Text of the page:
One of the world's top experts on betrayal looks at why we often can't see it right in front of our faces
If the cover-up is worse than the crime, blindness to betrayal can be worse than the betrayal itself. Whether the betrayer is an unfaithful spouse, an abusive authority figure, an unfair boss, or a corrupt institution, we often refuse to see the truth order to protect ourselves. This book explores the fascinating phenomenon of how and why we ignore or deny betrayal, and what we can gain by transforming "betrayal blindness" into insight.
- Explains the psychological phenomenon of "betrayal blindness", in which we implicitly choose unawareness in order to avoid the risk of seeing treachery or injustice
- Based on the authors' substantial original research and clinical experience carried out over the last decade as well as their own story of confronting betrayal
- Filled with fascinating case studies involving unfaithful spouses, abusive authority figures and corrupt institutions, to name a few
In a remarkable collaboration of science and clinical perspectives, Jennifer Freyd, one of the world's top experts on betrayal and child abuse, teams up with Pamela Birrell, a psychotherapist and educator with 25 years of experience.
|Publisher:||Turner Publishing Company|
|Edition description:||First Edition|
|Product dimensions:||6.10(w) x 9.20(h) x 0.70(d)|
About the Author
JENNIFER FREYD, PhD, is one of the world's leading experts on betrayal and childhood abuse, and she has conducted substantial original research on the topic over the last decade. A tenured professor at the University of Oregon, Dr. Freyd wrote a classic professional book on betrayal, Betrayal Trauma.
PAMELA BIRRELL, PhD, is a licensed clinical psychologist and senior instructor in the Psychology Department at the University of Oregon. She received her PhD in psychology from the University of Oregon in 1973.
Table of Contents
1 Blind to Betrayal 1
2 Children Betrayed 10
3 The Wide Reach of Betrayal Blindness 20
4 Blind Adherence 35
5 Why Blindness? 49
6 Knowing and Not Knowing 62
7 Mental Gymnastics 71
8 Insights from Research 84
9 Betrayal Blindness Is Toxic 96
10 The Risks of Knowing 114
11 The Healing Power of Knowing 130
12 The Healing Power of Telling 141
13 Speaking Our Truth 153
14 Now I See: Facing Betrayal Blindness 162
Recommended Reading 175
Most Helpful Customer Reviews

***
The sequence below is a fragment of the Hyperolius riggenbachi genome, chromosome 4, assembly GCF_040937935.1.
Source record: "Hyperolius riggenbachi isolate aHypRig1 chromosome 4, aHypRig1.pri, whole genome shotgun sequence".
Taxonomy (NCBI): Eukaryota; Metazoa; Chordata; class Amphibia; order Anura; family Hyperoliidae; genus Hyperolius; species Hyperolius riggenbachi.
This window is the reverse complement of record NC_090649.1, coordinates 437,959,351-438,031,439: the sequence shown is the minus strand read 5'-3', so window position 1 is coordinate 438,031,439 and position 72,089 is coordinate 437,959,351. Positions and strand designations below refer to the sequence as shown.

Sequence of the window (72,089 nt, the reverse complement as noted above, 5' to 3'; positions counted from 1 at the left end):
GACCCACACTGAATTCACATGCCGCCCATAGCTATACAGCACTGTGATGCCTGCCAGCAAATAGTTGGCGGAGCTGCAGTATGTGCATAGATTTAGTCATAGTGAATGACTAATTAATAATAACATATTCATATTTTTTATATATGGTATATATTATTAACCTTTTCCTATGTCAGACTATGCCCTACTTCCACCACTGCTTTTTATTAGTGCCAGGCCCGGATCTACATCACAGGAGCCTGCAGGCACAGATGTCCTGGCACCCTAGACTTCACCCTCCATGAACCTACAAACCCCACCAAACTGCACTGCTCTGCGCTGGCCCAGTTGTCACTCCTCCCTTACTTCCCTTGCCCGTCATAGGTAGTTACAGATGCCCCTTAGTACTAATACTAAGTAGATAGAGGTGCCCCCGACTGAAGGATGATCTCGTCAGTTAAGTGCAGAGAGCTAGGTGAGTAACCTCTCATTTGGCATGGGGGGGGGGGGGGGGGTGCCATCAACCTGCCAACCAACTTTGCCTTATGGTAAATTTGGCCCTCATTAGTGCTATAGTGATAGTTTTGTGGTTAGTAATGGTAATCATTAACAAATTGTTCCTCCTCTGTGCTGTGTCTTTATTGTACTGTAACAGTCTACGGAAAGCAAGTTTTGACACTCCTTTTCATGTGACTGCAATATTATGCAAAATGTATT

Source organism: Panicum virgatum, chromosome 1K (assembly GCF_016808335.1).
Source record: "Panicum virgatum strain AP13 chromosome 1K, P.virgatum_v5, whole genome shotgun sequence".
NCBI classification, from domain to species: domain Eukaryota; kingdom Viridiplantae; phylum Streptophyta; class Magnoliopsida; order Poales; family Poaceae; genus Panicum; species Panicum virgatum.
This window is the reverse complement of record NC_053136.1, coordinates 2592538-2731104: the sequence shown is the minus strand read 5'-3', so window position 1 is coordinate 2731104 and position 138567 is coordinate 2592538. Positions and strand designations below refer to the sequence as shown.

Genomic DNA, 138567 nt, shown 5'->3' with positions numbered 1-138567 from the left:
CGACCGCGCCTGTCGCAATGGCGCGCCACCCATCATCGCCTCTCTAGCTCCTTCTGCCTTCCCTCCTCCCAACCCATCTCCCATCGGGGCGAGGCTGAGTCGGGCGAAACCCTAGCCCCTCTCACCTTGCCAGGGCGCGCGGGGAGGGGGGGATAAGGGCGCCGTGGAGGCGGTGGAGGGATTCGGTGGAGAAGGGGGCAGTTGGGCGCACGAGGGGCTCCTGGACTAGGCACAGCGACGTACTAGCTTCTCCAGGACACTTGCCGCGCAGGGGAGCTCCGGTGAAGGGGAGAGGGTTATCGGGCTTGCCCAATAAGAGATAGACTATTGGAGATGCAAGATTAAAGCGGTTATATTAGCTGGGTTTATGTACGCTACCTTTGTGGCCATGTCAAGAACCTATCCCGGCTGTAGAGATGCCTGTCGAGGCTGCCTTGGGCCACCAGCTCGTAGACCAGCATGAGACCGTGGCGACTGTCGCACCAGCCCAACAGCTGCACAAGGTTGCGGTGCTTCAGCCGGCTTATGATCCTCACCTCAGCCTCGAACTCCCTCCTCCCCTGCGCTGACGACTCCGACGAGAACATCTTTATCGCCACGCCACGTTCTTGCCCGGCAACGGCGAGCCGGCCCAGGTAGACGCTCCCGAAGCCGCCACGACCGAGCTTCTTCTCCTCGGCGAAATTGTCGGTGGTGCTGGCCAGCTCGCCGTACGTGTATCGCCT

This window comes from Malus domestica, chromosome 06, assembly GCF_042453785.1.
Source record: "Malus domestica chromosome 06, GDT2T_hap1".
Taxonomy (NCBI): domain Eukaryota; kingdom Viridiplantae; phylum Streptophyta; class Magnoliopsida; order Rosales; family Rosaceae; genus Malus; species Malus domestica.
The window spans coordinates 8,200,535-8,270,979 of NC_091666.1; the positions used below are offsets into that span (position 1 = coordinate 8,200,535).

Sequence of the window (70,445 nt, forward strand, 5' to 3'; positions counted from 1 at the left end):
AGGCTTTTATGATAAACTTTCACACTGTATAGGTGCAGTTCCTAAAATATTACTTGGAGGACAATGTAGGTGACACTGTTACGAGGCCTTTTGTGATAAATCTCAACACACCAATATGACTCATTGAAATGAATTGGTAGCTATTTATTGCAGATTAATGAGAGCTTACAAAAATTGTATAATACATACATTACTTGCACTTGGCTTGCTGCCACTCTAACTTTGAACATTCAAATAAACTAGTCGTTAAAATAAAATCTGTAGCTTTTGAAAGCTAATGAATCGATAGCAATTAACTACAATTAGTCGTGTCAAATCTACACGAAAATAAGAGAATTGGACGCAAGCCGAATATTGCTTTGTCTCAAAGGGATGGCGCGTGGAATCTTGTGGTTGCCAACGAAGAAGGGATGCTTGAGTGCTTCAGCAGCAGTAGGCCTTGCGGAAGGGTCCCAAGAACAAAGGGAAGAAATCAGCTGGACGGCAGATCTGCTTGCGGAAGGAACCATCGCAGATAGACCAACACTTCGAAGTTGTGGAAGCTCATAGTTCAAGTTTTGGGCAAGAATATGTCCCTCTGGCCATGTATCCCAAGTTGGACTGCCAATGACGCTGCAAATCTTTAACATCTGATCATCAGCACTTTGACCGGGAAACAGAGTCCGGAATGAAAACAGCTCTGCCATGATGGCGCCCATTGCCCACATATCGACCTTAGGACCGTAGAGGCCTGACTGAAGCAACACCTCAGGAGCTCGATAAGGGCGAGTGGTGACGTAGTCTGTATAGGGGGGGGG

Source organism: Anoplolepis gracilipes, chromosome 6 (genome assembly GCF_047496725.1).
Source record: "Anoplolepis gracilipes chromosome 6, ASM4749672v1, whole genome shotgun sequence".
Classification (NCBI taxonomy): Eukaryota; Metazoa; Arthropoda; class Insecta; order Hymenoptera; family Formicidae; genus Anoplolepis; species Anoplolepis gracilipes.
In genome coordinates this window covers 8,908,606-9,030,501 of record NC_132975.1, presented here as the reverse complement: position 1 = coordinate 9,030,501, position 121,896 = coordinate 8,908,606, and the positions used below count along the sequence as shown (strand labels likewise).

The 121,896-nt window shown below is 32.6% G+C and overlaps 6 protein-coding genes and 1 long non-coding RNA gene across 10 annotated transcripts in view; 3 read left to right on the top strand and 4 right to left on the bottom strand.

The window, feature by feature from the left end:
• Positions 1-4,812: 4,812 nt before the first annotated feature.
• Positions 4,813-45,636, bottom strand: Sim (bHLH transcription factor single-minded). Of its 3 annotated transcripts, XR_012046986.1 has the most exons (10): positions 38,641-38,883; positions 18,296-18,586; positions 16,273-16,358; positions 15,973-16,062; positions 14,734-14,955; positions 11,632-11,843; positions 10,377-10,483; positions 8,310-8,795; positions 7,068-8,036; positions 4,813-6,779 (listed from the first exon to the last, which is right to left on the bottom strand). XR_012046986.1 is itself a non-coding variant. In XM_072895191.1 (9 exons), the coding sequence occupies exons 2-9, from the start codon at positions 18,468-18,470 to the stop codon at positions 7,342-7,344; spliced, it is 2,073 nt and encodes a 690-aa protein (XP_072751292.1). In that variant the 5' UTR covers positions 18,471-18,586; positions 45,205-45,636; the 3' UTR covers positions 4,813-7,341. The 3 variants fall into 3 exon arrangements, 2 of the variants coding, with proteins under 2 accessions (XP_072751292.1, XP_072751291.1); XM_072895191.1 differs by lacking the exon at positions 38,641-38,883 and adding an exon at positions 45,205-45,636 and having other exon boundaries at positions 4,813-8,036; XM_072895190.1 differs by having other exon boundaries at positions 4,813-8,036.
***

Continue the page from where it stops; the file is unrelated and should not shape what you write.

I read Jennifer Freyd’s first book Betrayal Trauma in the late 1990s. The awareness that book brought me set me on the path that I have been on for more than a decade now--back to college and on to graduate school to become a counselor and educator--to discover the psychological mechanisms which allow cycles of abuse and trauma to continue generation after generation in this culture. With my own voice and the voices of so many sexual assault survivors I’ve talked with through the years echoing in my mind, I began seriously asking why, for so many of us, it seemed somehow “easier” to forgive a perpetrator than it was to forgive those around us who may have known, should have known, or did know, but did not step in to help. Why does this still haunt so many of us in our adult relationships? Jennifer Freyd gave me a name for the deepest pain I was feeling--we were feeling--and showed how “betrayal trauma” could carry with it long-standing and far-reaching physical, mental, and spiritual effects. Imagine my surprise when, nearly a decade after I had read that first book, as an undergraduate psychology major at the University of Oregon, I found myself registering for a Psychology of Trauma course taught by Jennifer Freyd. As luck would have it, I had also taken a Psychopathology course from Pam Birrell that had led me to see “clients” as people, therapists as human, the relationship between them based in equality and mutual respect, and many (if not most) symptoms of “mental illness” as reasonable (even if seemingly unhelpful) reactions to a person’s individual life circumstances. This book greatly expands on Betrayal Trauma Theory to thoroughly explore the dynamics of betrayal blindness, a mechanism which helps insure our individual survival when we find ourselves in the untenable position of losing our own safety or losing our bonds with those we depend upon for nurturance, protection, and a sense of belonging. With precisely the right blend of reliable science, personal narrative, and case study analysis, these two amazing women take us on a guided journey to examine betrayal blindnes--all the way from the most intimate, personal level to the collective, institutional level. I do not simply recommend this book. I implore you to read it, encourage you to share it with as many people as possible, and challenge you to apply it not only to your own life, but to the individuals and institutions which claim to serve you. I see the awareness this book brings and the widespread healing it could lead to as absolutely vital to building the sane and sustainable communities we must create in this society.